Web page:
Another moment McCaslin fondly recalls was the 4 a.m. lift that a volunteer gave him back to the Minneapolis airport. Rather than whining about the red-eye route, the student eagerly discussed their plans for grad school and the various career paths available to serious musicians. “I enjoyed getting to know them a little bit,” McCaslin says. “I want these kids to have as many options as possible.”

Two-time Grammy winner Diane “Deedles” Schuur had a similar experience at last year’s festival, which led to her declaring the Pablo Center “Wisconsin’s own Carnegie Hall.”

“I say that because I was swinging with many fine student musicians on some of my most well-known Count Basie Orchestra tunes,” Schuur says. “I’m jazzed anytime I can play with students of this caliber and pass on a bit of my musical history.”

This give-and-take between generations is exactly what makes the Eau Claire Jazz Festival so special—a regional draw big enough to pull in an estimated 5,000 attendees.

“There was crummy, wet, cold weather the night I was there,” McCaslin says, “but it didn’t matter—it was still beautiful to see.”

Artem Jazz Group performs at Revival Records
Artem Jazz Group performs at Revival Records

Photo by Andrew Parks

Jazz Holiday

Where to eat, stay, play, and shop in Eau Claire, Wisconsin, when you’re not making the festival rounds.

The Lismore Hotel

This pet-friendly DoubleTree by Hilton property sits in the heart of downtown, just a two-minute walk to the Pablo Center. Its main restaurant, the Informalist, makes a mean wood-fired pizza (try the Banana Jamma, topped with housemade Italian sausage, pickled jalapenos, and banana peppers), while the casual coffeeshop, EC/DC, knows its way around a breakfast wrap.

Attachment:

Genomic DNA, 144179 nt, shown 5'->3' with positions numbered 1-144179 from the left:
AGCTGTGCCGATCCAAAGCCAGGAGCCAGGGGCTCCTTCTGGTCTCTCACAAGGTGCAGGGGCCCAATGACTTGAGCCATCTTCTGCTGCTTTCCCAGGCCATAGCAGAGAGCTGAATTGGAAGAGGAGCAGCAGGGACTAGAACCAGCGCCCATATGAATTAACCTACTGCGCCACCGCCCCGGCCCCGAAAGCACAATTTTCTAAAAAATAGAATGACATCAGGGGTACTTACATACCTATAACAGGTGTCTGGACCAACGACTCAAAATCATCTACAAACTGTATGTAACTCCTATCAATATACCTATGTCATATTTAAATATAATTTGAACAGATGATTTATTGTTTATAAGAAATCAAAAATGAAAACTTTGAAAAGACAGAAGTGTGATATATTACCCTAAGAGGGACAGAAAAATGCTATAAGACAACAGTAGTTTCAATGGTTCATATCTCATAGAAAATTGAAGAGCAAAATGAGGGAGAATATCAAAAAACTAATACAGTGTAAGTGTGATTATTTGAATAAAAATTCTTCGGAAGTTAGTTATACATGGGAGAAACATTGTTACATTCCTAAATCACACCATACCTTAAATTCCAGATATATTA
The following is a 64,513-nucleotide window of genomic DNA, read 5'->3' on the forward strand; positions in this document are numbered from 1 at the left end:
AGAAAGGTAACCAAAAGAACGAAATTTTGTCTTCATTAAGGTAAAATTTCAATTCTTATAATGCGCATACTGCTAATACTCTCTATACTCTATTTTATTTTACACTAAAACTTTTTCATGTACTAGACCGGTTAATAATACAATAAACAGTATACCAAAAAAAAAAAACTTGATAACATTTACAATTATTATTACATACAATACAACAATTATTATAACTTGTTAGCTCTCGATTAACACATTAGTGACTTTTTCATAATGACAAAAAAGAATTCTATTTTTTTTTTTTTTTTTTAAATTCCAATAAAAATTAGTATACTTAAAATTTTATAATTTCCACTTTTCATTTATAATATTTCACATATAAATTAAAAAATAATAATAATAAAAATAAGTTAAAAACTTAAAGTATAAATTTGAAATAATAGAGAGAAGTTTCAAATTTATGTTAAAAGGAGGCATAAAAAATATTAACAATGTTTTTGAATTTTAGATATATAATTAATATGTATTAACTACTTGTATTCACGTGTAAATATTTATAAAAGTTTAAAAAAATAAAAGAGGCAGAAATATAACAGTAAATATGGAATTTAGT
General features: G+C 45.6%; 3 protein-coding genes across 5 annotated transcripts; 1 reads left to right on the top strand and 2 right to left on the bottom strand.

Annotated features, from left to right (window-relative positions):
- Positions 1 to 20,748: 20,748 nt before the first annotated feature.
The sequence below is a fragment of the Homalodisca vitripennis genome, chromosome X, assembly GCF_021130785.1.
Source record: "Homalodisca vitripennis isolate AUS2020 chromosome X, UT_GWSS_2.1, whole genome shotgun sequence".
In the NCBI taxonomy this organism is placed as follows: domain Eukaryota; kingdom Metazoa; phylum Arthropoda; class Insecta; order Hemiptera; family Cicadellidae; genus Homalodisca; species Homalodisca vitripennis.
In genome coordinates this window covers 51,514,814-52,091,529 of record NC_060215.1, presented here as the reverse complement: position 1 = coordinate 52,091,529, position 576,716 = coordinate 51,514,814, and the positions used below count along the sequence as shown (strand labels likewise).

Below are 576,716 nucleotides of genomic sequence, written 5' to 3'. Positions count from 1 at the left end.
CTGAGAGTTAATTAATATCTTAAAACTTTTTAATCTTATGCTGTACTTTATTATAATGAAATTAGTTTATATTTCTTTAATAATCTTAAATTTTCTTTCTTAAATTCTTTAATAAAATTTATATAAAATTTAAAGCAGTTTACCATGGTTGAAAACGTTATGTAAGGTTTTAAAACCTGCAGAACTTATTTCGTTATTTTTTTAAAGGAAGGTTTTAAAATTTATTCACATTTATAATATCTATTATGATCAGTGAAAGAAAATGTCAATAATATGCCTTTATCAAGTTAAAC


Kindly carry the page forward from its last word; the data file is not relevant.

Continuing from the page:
3rd & Vine

When in Wisconsin, order the cheese plate. Or better yet, a platter tricked out with cheese, charcuterie, pickles, and nuts, accompanied by a flight of local and regional craft beers hand-picked from six rotating tap lines.

The Nucleus

Everyone—students, professors, moonlighting jazz musicians—loves the “Nuc,” as locals call it, which means you may be waiting an hour for a table. Be patient: The Omega Scrambler with smoked salmon, avocado, and a Havarti-jack cheese combo is worth it, especially when you drink mimosas to kill the time.

Sculpture Tour Eau Claire

The city is home to the largest sculpture tour in the nation, with more than 70 works of art sprinkled throughout town. Some of the pieces—including “Viewfinder,” built by Greg Johnson at Eau Claire’s Artisan Forge Studios and colorized by local artist Christy Ann Skuban, and the bronze “Maestro!,” by South Dakota artists Lee Leuning and Sherri Treeby—are interactive.

Caradori Pottery

David Caradori spent years apprenticing with master artisans in Japan before launching his own pottery studio in Eau Claire. He specializes in Shigaraki stoneware, firing his beautiful creations in a Sasukenei smokeless kiln designed by Sensei Masakazu Kusakabe. Not only is Caradori great for a yarn, he keeps good company: When we stopped in, we met Soma Smit of Smit Family Farm, 12 miles northwest of Eau Claire. Her grass-fed Icelandic lamb is sold at Menomonie Market Food Co-op and was an edible souvenir worth bringing home.